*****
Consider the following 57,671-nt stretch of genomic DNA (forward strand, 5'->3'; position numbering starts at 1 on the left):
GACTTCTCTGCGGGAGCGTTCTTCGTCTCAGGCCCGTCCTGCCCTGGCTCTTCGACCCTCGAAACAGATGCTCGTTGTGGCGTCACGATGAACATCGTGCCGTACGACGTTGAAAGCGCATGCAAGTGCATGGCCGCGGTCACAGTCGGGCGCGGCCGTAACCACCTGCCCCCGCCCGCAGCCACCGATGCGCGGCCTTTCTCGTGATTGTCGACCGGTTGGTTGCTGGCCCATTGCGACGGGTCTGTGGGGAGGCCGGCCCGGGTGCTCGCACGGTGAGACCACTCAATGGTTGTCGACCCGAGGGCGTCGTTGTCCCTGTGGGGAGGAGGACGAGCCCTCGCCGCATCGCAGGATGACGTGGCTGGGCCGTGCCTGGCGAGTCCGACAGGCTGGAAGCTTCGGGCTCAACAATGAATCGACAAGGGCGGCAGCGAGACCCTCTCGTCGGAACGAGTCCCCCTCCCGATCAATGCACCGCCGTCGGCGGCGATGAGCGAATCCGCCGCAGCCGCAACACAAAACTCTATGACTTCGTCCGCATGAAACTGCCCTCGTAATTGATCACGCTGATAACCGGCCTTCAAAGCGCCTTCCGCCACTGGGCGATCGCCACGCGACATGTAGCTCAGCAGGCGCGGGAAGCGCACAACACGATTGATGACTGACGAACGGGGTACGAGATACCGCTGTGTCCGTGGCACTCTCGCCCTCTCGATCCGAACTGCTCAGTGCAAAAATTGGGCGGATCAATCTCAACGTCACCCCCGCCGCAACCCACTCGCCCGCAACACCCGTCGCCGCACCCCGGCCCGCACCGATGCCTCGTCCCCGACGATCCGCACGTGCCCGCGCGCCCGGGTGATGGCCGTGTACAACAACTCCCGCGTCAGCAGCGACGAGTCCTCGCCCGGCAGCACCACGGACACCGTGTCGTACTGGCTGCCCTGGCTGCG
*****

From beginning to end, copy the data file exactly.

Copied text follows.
Consider the following 57,671-nt stretch of genomic DNA (forward strand, 5'->3'; position numbering starts at 1 on the left):
GACTTCTCTGCGGGAGCGTTCTTCGTCTCAGGCCCGTCCTGCCCTGGCTCTTCGACCCTCGAAACAGATGCTCGTTGTGGCGTCACGATGAACATCGTGCCGTACGACGTTGAAAGCGCATGCAAGTGCATGGCCGCGGTCACAGTCGGGCGCGGCCGTAACCACCTGCCCCCGCCCGCAGCCACCGATGCGCGGCCTTTCTCGTGATTGTCGACCGGTTGGTTGCTGGCCCATTGCGACGGGTCTGTGGGGAGGCCGGCCCGGGTGCTCGCACGGTGAGACCACTCAATGGTTGTCGACCCGAGGGCGTCGTTGTCCCTGTGGGGAGGAGGACGAGCCCTCGCCGCATCGCAGGATGACGTGGCTGGGCCGTGCCTGGCGAGTCCGACAGGCTGGAAGCTTCGGGCTCAACAATGAATCGACAAGGGCGGCAGCGAGACCCTCTCGTCGGAACGAGTCCCCCTCCCGATCAATGCACCGCCGTCGGCGGCGATGAGCGAATCCGCCGCAGCCGCAACACAAAACTCTATGACTTCGTCCGCATGAAACTGCCCTCGTAATTGATCACGCTGATAACCGGCCTTCAAAGCGCCTTCCGCCACTGGGCGATCGCCACGCGACATGTAGCTCAGCAGGCGCGGGAAGCGCACAACACGATTGATGACTGACGAACGGGGTACGAGATACCGCTGTGTCCGTGGCACTCTCGCCCTCTCGATCCGAACTGCTCAGTGCAAAAATTGGGCGGATCAATCTCAACGTCACCCCCGCCGCAACCCACTCGCCCGCAACACCCGTCGCCGCACCCCGGCCCGCACCGATGCCTCGTCCCCGACGATCCGCACGTGCCCGCGCGCCCGGGTGATGGCCGTGTACAACAACTCCCGCGTCAGCAGCGACGAGTCCTCGCCCGGCAGCACCACGGACACCGTGTCGTACTGGCTGCCCTGGCTGCG